|Publication number||US5240549 A|
|Application number||US 07/722,972|
|Publication date||Aug 31, 1993|
|Filing date||Jun 28, 1991|
|Priority date||Jun 28, 1991|
|Also published as||US5445697|
|Publication number||07722972, 722972, US 5240549 A, US 5240549A, US-A-5240549, US5240549 A, US5240549A|
|Inventors||William Hamburgen, John S. Fitch|
|Original Assignee||Digital Equipment Corporation|
|Export Citation||BiBTeX, EndNote, RefMan|
|Patent Citations (9), Referenced by (4), Classifications (14), Legal Events (6)|
|External Links: USPTO, USPTO Assignment, Espacenet|
1. Field of the Invention
The present invention relates generally to a fixture and method for attaching multiple components together at one time. More particularly, it relates to such a fixture and method which simplifies and improves the assembly of electronic components. Most especially, the invention relates to such a fixture and method which reduces the amount of time that parts of the electronic component assembly are exposed to high temperatures needed for epoxy cure or solder reflow by combining several assembly steps which would normally occur sequentially into one step. The invention further relates to a method which will allow two parts to be bonded together at a low clamping pressure to generate thinner joints. This method is usable separately or in combination with the fixture and method for attaching many components together at one time.
It is often desirable to have very thin adhesive joints between two parts. As an example, the joint between an integrated circuit chip and a heat sink offers the best heat transfer when the joint is very thin.
2. Description of the Prior Art
Electronic parts are assembled conventionally in the following manner: A package is first attached to a substrate, slug or heat sink surface, referred to hereafter for convenience as a heat sink. After that, an integrated circuit chip is attached to the heat sink. Both operations involve high temperatures and significant assembly time.
A similar approach is used to manufacture a multi chip unit (MCU) for the VAX 9000 computer system. For the MCU, several chips are bonded onto a common surface at one time. No other parts are bonded at this time, nor are more mating parts bonded at the same time.
When two flat surfaces are squeezed together with a flowing adhesive between them, the pressure that builds up in the adhesive is highest in the center. Joints of very large area have very large pressure gradients in them because the adhesive must flow a long distance when it is squeezed. Therefore, large area joints are usually thicker than small area joints. To make bonds thin, conventional techniques require high normal pressures to squeeze the joint together.
Escape paths are used in the manufacture of wooden parts, where the glue that forms a joint travels through a small channel. A wooden dowel that is pressed into a hole filled with glue will often have grooves running along its axis to allow glue to escape.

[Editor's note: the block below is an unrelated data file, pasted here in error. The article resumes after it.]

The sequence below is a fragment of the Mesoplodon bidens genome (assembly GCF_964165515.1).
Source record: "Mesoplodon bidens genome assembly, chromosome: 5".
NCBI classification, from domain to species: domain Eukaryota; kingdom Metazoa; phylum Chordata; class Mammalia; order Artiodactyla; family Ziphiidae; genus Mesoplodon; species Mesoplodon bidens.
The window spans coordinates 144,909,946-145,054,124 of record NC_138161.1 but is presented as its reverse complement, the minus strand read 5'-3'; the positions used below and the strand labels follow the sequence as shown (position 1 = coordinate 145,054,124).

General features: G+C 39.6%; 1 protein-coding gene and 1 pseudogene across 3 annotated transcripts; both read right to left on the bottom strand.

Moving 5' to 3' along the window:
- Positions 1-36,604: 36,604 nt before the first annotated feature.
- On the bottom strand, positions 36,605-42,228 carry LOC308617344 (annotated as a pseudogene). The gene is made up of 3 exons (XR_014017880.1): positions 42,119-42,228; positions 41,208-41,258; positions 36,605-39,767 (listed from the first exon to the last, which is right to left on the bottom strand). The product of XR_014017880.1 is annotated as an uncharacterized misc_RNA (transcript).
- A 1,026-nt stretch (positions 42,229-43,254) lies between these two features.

Some epoxy films are made with a support matrix of fiberglass that, by the nature of its shape, forms indentations, but not perforations. Manufacturers usually make an effort to reduce these indentations.
A need therefore exists for improvement in component attachment fixtures and methods, and in methods for producing thin adhesive joints.
A fixture for attaching multiple components together at one time in accordance with this invention has a base member configured to hold the components in position for assembly with an adhesive material that becomes fluid with application of heat between the components. A first means applies pressure to urge a first pair of the components together. A second means applies pressure, independent of the pressure of the first means, to urge a second pair of the components together. A means heats the components to a sufficient temperature to make the adhesive material fluid while pressure is applied from the first and second means for applying pressure.
A method for attaching multiple components together at one time in accordance with this invention includes positioning the components for assembly with an adhesive material that becomes fluid with application of heat between the components. A first pressure is applied to urge a first pair of the components together. A second pressure, independent of the first pressure, is applied to urge a second pair of the components together. The components are heated to a sufficient temperature to make the adhesive material fluid while the first and second pressures are applied.
A structure for bonding a first component to a second component includes a layer of adhesive material which becomes fluid when heated positioned between the first component and the second component. Cavities are positioned adjacent to the adhesive material to receive a portion of the fluid adhesive material.
A method for producing thin adhesive joints in accordance with this invention includes providing a layer of adhesive material which becomes fluid when heated between a first component and a second component. Cavities are positioned adjacent to the adhesive material to receive a portion of the fluid adhesive material. Pressure is applied between the first and second components. The layer of adhesive material is heated until it becomes fluid. The portion of the fluid adhesive material is allowed to flow into the regions.